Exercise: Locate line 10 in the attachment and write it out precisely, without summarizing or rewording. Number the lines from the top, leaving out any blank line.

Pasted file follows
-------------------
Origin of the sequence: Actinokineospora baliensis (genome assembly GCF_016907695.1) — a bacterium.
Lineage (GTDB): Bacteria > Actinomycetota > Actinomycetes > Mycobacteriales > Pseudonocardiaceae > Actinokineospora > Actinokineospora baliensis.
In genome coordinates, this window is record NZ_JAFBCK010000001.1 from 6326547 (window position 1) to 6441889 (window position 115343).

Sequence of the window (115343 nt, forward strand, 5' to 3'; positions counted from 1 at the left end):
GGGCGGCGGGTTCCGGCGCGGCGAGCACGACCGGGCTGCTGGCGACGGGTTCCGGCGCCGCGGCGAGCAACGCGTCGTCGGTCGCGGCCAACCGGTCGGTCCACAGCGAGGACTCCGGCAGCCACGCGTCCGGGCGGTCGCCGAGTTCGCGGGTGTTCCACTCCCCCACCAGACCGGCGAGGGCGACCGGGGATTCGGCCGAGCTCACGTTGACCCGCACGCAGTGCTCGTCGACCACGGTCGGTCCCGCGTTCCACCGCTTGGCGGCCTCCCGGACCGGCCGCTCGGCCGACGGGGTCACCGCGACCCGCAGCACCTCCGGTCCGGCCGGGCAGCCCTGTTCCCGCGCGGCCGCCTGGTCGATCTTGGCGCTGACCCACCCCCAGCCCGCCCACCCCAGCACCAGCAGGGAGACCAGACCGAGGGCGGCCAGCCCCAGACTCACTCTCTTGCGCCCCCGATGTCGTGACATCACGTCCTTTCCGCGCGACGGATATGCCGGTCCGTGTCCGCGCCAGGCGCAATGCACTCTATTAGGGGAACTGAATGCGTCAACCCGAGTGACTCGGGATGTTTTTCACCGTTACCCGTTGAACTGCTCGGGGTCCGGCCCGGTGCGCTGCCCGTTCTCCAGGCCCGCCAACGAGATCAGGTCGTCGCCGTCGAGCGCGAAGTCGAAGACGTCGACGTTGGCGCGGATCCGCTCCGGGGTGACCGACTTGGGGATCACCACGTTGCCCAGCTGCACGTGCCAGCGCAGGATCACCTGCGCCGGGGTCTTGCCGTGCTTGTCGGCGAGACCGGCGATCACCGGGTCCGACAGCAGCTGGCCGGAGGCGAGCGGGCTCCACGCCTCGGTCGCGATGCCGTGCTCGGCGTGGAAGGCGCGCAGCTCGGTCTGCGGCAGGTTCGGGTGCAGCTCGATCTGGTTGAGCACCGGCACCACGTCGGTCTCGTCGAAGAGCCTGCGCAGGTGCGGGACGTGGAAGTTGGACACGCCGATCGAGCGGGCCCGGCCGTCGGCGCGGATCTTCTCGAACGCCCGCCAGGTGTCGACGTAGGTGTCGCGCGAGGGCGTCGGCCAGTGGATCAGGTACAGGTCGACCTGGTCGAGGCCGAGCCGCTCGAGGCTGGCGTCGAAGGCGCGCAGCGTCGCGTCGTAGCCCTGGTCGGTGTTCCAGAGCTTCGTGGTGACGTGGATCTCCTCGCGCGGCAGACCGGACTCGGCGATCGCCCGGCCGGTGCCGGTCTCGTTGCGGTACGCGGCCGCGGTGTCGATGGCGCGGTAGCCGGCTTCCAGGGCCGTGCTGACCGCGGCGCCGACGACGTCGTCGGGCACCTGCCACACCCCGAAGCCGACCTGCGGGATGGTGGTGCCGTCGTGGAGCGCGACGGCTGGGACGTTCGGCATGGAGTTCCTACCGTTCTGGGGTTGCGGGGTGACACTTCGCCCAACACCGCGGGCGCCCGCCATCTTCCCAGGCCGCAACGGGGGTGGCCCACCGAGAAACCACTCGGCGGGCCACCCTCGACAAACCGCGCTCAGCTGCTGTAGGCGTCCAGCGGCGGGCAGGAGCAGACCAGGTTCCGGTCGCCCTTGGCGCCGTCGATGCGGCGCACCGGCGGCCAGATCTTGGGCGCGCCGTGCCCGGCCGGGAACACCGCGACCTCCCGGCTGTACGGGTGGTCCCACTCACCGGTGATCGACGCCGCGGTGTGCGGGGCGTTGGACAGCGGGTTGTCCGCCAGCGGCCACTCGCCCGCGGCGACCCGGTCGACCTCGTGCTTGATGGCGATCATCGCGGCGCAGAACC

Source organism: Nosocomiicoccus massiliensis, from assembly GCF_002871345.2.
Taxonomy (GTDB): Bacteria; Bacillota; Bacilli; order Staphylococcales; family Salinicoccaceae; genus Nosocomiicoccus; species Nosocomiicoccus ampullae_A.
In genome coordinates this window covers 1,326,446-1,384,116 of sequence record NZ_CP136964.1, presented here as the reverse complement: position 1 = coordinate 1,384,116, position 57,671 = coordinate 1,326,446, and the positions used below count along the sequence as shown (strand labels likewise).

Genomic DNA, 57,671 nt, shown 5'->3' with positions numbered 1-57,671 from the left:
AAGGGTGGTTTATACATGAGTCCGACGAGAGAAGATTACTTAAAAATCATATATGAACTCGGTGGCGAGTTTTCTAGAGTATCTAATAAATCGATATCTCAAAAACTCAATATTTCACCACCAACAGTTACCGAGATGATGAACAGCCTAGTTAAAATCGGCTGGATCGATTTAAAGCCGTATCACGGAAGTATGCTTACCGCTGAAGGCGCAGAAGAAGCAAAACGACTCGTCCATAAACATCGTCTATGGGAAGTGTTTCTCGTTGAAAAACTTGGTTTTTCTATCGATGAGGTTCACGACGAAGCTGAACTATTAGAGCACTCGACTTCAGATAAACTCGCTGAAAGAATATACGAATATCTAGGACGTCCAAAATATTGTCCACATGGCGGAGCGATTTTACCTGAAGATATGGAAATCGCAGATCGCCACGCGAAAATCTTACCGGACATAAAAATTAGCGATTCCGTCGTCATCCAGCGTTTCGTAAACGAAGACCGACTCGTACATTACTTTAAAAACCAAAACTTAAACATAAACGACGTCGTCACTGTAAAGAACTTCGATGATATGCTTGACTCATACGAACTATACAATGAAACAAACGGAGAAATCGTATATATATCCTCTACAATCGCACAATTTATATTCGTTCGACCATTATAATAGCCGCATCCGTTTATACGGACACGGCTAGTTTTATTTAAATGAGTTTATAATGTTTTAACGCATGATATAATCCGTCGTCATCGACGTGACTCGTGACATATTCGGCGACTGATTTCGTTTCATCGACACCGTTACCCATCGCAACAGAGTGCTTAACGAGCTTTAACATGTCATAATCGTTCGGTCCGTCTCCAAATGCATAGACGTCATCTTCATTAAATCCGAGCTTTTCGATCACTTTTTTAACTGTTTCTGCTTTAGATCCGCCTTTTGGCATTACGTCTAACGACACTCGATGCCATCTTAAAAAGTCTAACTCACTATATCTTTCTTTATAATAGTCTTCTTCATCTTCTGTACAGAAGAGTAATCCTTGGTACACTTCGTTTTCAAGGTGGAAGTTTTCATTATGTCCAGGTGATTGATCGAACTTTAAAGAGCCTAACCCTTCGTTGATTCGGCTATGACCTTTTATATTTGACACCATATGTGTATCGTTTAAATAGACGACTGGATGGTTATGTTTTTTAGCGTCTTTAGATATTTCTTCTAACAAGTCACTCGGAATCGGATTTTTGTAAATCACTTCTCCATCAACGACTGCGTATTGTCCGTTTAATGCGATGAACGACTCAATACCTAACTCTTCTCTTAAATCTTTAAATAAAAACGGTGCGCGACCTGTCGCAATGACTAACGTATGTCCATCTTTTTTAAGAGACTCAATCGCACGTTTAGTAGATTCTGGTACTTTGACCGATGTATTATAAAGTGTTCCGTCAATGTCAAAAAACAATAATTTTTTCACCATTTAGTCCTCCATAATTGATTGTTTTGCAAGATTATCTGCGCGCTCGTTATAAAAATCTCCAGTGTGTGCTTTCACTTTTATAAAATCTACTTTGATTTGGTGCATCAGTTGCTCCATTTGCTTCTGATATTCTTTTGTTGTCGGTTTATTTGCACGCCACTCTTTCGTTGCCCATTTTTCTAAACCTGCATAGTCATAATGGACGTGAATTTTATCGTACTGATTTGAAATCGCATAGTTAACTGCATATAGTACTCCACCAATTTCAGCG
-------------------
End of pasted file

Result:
AAGGGTGGTTTATACATGAGTCCGACGAGAGAAGATTACTTAAAAATCATATATGAACTCGGTGGCGAGTTTTCTAGAGTATCTAATAAATCGATATCTCAAAAACTCAATATTTCACCACCAACAGTTACCGAGATGATGAACAGCCTAGTTAAAATCGGCTGGATCGATTTAAAGCCGTATCACGGAAGTATGCTTACCGCTGAAGGCGCAGAAGAAGCAAAACGACTCGTCCATAAACATCGTCTATGGGAAGTGTTTCTCGTTGAAAAACTTGGTTTTTCTATCGATGAGGTTCACGACGAAGCTGAACTATTAGAGCACTCGACTTCAGATAAACTCGCTGAAAGAATATACGAATATCTAGGACGTCCAAAATATTGTCCACATGGCGGAGCGATTTTACCTGAAGATATGGAAATCGCAGATCGCCACGCGAAAATCTTACCGGACATAAAAATTAGCGATTCCGTCGTCATCCAGCGTTTCGTAAACGAAGACCGACTCGTACATTACTTTAAAAACCAAAACTTAAACATAAACGACGTCGTCACTGTAAAGAACTTCGATGATATGCTTGACTCATACGAACTATACAATGAAACAAACGGAGAAATCGTATATATATCCTCTACAATCGCACAATTTATATTCGTTCGACCATTATAATAGCCGCATCCGTTTATACGGACACGGCTAGTTTTATTTAAATGAGTTTATAATGTTTTAACGCATGATATAATCCGTCGTCATCGACGTGACTCGTGACATATTCGGCGACTGATTTCGTTTCATCGACACCGTTACCCATCGCAACAGAGTGCTTAACGAGCTTTAACATGTCATAATCGTTCGGTCCGTCTCCAAATGCATAGACGTCATCTTCATTAAATCCGAGCTTTTCGATCACTTTTTTAACTGTTTCTGCTTTAGATCCGCCTTTTGGCATTACGTCTAACGACACTCGATGCCATCTTAAAAAGTCTAACTCACTATATCTTTCTTTATAATAGTCTTCTTCATCTTCTGTACAGAAGAGTAATCCTTGGTACACTTCGTTTTCAAGGTGGAAGTTTTCATTATGTCCAGGTGATTGATCGAACTTTAAAGAGCCTAACCCTTCGTTGATTCGGCTATGACCTTTTATATTTGACACCATATGTGTATCGTTTAAATAGACGACTGGATGGTTATGTTTTTTAGCGTCTTTAGATATTTCTTCTAACAAGTCACTCGGAATCGGATTTTTGTAAATCACTTCTCCATCAACGACTGCGTATTGTCCGTTTAATGCGATGAACGACTCAATACCTAACTCTTCTCTTAAATCTTTAAATAAAAACGGTGCGCGACCTGTCGCAATGACTAACGTATGTCCATCTTTTTTAAGAGACTCAATCGCACGTTTAGTAGATTCTGGTACTTTGACCGATGTATTATAAAGTGTTCCGTCAATGTCAAAAAACAATAATTTTTTCACCATTTAGTCCTCCATAATTGATTGTTTTGCAAGATTATCTGCGCGCTCGTTATAAAAATCTCCAGTGTGTGCTTTCACTTTTATAAAATCTACTTTGATTTGGTGCATCAGTTGCTCCATTTGCTTCTGATATTCTTTTGTTGTCGGTTTATTTGCACGCCACTCTTTCGTTGCCCATTTTTCTAAACCTGCATAGTCATAATGGACGTGAATTTTATCGTACTGATTTGAAATCGCATAGTTAACTGCATATAGTACTCCACCAATTTCAGCG